The other night Ana and I drove a few hours to go hear two of the UK’s finest mystery writers, Sophie Hannah and Tana French, read from their newest novels and answer questions. They were both amazing—personable, hilarious, generous, brimming over with intriguing insights into their own processes. For me, the most illuminating moment came later, after the talks, as we filed past with newly-purchased copies for them to sign, and had the briefest chance to engage one-on-one.
Ana and I had both just discovered Tana French a few short months ago, and both fell head over heels in love with her writing.
Here and there, in her novels, you come to a passage that is so transcendently powerful, time seems to stop, the storyline suspends in midair, and the writing becomes something like a prose-poem, majestically lyrical, rhapsodic, but also with the punch-packing power of a cannon shot.
After reading one of those passages, we would both feel like putting the book down and wandering about in a daze, just letting it soak in. The world would look different; it was almost as if we understood the world better, or some human-nature piece of it. Like you couldn’t go back to who you were before you read that passage.
It happens in the very opening of her first book, In the Woods, and in the very ending of her third, The Likeness, and every so often in the midst of the narrative in all of them.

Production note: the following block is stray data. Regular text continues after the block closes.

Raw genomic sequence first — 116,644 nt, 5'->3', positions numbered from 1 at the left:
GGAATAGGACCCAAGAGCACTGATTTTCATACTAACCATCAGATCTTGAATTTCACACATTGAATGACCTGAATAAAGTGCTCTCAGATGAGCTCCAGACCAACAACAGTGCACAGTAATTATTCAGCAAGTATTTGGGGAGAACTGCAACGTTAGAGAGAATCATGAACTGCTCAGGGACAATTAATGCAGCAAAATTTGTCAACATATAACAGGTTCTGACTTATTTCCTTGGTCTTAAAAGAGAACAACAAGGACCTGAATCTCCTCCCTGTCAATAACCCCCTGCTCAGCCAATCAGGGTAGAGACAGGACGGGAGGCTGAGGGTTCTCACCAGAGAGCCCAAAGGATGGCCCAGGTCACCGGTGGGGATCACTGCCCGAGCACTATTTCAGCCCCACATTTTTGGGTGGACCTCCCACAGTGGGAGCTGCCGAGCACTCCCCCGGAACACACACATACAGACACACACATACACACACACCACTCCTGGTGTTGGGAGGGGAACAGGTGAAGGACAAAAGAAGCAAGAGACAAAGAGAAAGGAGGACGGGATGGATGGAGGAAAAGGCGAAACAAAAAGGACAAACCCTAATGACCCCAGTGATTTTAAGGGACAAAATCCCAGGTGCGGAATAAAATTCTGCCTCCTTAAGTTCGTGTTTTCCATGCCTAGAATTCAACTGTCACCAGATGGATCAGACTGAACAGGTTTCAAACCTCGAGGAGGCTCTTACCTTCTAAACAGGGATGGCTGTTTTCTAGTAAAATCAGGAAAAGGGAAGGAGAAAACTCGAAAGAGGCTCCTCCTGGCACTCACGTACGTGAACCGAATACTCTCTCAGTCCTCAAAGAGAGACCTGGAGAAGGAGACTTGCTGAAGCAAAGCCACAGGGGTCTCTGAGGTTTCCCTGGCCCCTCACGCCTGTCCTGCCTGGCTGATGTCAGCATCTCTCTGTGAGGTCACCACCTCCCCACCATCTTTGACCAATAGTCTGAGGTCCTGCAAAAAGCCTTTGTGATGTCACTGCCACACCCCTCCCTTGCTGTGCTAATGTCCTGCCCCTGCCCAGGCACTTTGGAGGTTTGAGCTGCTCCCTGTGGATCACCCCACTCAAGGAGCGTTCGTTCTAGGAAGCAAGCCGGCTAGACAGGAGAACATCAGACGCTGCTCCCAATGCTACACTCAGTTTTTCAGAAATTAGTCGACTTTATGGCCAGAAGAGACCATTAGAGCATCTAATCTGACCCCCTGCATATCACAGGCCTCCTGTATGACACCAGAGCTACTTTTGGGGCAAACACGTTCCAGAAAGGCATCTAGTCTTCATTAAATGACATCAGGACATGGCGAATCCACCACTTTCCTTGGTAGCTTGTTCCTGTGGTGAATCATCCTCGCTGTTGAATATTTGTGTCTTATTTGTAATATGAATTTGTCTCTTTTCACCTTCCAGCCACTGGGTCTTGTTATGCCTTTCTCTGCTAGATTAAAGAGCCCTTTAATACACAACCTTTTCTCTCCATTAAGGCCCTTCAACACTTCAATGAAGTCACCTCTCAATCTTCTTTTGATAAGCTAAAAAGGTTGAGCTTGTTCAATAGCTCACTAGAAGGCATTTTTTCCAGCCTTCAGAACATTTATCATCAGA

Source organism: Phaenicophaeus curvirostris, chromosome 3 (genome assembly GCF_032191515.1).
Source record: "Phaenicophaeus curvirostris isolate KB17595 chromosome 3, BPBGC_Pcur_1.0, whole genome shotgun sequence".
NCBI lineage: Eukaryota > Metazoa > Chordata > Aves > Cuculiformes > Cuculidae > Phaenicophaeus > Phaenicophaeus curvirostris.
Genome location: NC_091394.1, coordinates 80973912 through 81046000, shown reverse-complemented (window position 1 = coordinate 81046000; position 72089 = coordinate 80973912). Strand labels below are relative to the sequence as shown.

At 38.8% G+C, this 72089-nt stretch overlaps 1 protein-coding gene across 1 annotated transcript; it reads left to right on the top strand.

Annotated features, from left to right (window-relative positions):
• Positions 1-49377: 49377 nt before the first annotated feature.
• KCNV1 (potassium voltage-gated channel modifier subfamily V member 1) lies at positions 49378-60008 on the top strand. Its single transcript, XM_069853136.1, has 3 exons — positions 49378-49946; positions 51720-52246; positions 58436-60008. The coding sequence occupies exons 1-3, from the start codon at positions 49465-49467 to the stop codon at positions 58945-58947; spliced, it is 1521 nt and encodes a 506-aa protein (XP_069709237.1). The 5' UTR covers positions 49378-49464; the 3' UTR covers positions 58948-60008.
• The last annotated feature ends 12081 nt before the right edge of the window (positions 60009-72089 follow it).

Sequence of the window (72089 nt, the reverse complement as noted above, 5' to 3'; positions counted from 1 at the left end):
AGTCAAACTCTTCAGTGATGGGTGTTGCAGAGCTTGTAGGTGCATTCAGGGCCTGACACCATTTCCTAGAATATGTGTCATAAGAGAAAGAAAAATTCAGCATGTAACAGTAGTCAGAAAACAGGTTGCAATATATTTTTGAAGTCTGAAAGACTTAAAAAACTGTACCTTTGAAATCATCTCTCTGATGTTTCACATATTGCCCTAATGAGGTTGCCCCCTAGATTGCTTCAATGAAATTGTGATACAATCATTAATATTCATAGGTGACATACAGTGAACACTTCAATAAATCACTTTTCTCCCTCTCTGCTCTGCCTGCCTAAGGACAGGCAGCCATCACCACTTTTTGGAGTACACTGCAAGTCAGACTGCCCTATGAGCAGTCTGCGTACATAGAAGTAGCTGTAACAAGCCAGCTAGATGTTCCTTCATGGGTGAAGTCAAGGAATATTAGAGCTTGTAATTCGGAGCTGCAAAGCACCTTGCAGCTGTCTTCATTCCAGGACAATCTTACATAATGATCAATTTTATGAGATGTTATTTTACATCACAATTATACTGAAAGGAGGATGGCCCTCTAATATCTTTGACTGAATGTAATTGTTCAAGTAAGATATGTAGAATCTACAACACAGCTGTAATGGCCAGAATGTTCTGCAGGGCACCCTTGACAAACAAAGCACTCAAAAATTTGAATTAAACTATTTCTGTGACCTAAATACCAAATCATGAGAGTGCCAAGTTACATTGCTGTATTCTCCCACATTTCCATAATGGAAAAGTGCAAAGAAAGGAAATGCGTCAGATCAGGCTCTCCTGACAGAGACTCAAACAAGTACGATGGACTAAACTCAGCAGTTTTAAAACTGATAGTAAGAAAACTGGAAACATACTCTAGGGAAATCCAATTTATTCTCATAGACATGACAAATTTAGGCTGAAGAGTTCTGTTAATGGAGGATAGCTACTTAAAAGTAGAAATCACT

For both of us, these particular passages had an impact that will never leave us. They left us gasping.
So I asked Tana about that.
“How does that work?” I asked. “Do you know you need this particular kind of passage when you reach that point, and just set about writing it? Or do bits and pieces of it come to you at odd points in the process, even way out of sequence, and you write them down and save them, knowing you’ll need them later, or insert them earlier?”
“This is going to sound something like synesthesia,” she said, and it felt like even as she spoke, she was working out exactly how to explain something she’d wondered about herself.
“I’ll say this, I know that something needs to happen.”
Something. I totally got it. There was so much freight in that word. Something … like something big, too big for words, or at least, too big for easy words and quick description. Something that’s going to take great care in the translation of it into words. (It reminded me a little of that great phrase of John Irving’s, from A Widow for One Year, “It was the sound of something trying not to make a sound.”)
“… I know that something needs to happen,” Tana was saying, “and that it has a certain shape.”
It’s not, “I know this has to happen to that character,” or, “we have to set the mood and establish the place,” or, “we need a plot twist / to pick up the pace / something shocking.”
No. It’s more vague than that, and at the same time more important than that. Something needs to happen, and it has a certain shape — a feel, a weight, a depth. It has a not-yet-defined significance. I don’t yet know what it looks like, sounds like, or reads like on the outside … but I know what the inside of it feels like.
“So,” Tana went on, “I’ll store up pieces of it, sometimes it’s no more than adjectives. Yeah?”
That’s not verbatim what she said, but close, and while she said a bit more after that, I don’t remember the rest. She’d already said enough. That captured it perfectly.
This lady writes about things from the inside of them. The reason you can tell that’s so is that when you read it, that’s where it lands.
P.S. synesthesia: the production of a sense impression relating to one sense or part of the body by stimulation of another sense or part of the body. Like when you hear a smell, or feel a sound.
When you come down to it, isn’t all writing synesthesia?